Virginia's Sesquicentennial of the American Civil War Commission has already sponsored two Signature Conferences in Richmond (2009) and Norfolk (2010), both of which were excellent. This year, the conference was hosted in Blacksburg at Virginia Tech. Dr. James I. Robertson, one of the leading scholars in the field, was the conference host and it was his last official act prior to his retirement. That made this conference a little more special than the previous two. Dr. Robertson was presented with the annual award given by the Commission for lifetime achievement at the start of the conference and he presided over the event like a proud grandfather all day long, receiving a standing ovation from the crowd at the end.
This year's theme was Military Strategy and the list of speakers was impressive, as always. The opening session outlined military strategy at the onset of the war. Dennis Frye, Chief Historian at Harper's Ferry, gave an impassioned speech about the use of John Brown's raid on the arsenal as a rallying cry for the newly seceded Confederate states. Richard Sommers, Senior Historian at the Army Heritage and Education Center and US Army War College, discussed the military education system of the time and the general lack of preparedness and bloated seniority system of the US Army at the war's outbreak.
The next session focused on strategy in the eastern theater of the war. Sommers was once again at the podium to begin, discussing the failure of Union strategy in the first two plus years of the war. From there Dr. Gary Gallagher of the University of VA took over and discussed the mid-war period. Gallagher was as solid as ever in his presentation. The panel was concluded by Dr. Joseph Glatthaar of the University of NC talking about the Army of Northern Virginia and Confederate strategy, while wrapping up the end of the war. This panel was very good and certainly met expectations, if not exceeding them.
Lunch featured a performance of the Stonewall Brigade Band. I'm not a big fan of marching band music anymore these days so I took the opportunity to check out the rest of the coliseum, the book shop, and the rest of the exhibitors.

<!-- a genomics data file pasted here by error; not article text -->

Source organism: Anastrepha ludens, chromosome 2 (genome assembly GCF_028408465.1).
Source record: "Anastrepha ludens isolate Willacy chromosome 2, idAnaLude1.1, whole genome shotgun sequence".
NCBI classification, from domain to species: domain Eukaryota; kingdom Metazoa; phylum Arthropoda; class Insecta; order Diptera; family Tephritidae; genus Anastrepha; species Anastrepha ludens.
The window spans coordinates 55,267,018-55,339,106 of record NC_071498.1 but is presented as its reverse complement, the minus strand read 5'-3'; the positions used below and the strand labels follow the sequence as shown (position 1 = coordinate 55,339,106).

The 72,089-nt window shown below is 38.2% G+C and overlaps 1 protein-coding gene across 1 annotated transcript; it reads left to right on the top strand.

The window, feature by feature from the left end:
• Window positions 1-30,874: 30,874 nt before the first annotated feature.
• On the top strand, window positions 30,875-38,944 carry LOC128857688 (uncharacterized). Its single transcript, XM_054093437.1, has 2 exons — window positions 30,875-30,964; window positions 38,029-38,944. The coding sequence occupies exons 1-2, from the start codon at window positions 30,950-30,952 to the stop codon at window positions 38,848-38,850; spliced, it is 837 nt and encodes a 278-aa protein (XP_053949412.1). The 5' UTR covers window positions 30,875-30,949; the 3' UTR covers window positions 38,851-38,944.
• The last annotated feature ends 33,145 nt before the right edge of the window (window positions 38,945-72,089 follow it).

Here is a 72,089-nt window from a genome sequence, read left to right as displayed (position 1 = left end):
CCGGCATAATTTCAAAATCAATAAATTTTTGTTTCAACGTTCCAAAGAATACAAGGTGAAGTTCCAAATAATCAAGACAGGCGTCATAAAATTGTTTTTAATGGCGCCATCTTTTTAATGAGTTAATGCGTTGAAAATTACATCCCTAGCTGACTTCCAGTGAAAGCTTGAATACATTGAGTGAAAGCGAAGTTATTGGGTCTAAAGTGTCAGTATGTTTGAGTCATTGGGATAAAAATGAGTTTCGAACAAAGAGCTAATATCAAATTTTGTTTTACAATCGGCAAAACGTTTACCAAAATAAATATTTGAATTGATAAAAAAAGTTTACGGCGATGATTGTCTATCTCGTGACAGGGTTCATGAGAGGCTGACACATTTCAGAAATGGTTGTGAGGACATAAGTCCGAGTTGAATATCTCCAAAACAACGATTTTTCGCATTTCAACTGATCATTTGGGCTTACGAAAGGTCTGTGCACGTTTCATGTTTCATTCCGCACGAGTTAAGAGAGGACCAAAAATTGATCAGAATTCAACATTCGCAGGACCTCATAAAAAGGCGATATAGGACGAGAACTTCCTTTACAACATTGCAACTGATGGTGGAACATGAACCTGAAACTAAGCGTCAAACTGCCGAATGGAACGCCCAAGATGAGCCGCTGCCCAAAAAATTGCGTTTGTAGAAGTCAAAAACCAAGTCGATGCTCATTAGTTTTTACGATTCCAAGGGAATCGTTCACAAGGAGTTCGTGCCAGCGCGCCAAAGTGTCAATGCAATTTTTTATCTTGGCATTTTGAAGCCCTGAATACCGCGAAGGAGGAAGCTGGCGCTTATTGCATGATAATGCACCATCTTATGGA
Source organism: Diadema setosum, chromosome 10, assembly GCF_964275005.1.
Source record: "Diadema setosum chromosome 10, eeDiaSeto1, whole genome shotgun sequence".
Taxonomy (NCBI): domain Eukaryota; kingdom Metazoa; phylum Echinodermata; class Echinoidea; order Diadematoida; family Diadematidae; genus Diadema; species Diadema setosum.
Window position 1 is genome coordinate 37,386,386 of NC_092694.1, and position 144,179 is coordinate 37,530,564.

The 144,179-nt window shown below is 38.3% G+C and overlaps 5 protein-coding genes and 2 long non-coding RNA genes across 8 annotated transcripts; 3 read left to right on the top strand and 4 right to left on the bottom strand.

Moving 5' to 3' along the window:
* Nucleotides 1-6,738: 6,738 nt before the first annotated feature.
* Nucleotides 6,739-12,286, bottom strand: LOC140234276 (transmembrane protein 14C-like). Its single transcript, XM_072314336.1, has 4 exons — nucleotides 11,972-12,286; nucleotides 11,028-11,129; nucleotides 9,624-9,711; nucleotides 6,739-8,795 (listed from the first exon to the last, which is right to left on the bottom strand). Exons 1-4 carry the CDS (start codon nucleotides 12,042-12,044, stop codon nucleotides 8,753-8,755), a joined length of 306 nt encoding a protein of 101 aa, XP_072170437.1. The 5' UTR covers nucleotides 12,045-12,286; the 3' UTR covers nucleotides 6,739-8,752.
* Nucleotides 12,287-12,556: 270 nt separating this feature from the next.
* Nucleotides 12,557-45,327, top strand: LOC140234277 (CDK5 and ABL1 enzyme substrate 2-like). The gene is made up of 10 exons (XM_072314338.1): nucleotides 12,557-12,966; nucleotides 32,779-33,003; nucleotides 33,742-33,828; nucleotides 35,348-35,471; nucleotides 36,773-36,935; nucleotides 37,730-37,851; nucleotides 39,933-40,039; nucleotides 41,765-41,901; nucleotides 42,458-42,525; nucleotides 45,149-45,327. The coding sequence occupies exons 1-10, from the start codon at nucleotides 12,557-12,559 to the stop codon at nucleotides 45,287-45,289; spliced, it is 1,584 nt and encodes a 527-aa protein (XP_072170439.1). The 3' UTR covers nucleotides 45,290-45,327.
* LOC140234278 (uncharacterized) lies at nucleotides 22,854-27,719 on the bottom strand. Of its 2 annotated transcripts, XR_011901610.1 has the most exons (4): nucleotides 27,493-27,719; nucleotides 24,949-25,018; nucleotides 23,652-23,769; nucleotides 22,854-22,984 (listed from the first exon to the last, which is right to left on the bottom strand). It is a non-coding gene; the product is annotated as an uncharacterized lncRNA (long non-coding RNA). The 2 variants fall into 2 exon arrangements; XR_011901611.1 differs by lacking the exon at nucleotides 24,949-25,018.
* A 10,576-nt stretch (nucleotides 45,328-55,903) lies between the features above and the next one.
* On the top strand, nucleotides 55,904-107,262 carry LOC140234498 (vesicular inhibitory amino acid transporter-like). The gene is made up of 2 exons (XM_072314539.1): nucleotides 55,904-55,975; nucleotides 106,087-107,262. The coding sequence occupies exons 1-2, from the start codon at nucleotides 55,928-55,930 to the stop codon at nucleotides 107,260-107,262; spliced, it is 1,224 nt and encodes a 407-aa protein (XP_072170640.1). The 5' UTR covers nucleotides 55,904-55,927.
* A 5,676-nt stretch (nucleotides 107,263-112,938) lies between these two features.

The first afternoon session focused on strategy in the western theater of the war. William C. Davis of Virginia Tech gave an excellent overview of both Union and Confederate strategy in the west early in the war. Dr. Richard McMurry discussed the horrible relationship between Confederate President Jefferson Davis and Gen. Joseph E. Johnston. He basically laid the failure of Confederate strategy in the west at the feet of Davis and his poor relationship with Johnston. The session was brought to a close by Dr. Steven Woodworth of TCU, discussing the western theater after the fall of Vicksburg. I was looking forward to hearing him speak, and though he was good, I was a bit disappointed. I'll give him a pass though, because he did agree to sign three books for me outside of the assigned book signing time. Thanks to him and the Virginia Tech conference organizer for allowing that to happen.
The final session focused on "forgotten elements" of the Civil War. John Bowen, a highly regarded veterinarian talked about the horses and mules that perished in the war effort. William C. Davis did an interesting presentation on weather, how it effected operations, and how often and in detail soldiers wrote about it. Finally, Dr. Robertson ended the day with a discussion of water and how important (and scarce) it was for both armies.
All in all, this was a very good conference. The staff at Virginia Tech was by far the friendliest of any of the three conferences so far. They went above, beyond, and well out of their way to make the conference easy for me (remember, I've got one leg in a cast and have to use either crutches or a knee walker to get around). They were very accommodating and helpful all around and I can't thank them enough! Next year's conference will be held March 22 (the day after my birthday) at Virginia Military Institute in Lexington, the topic being Leadership and Generalship. I can't wait!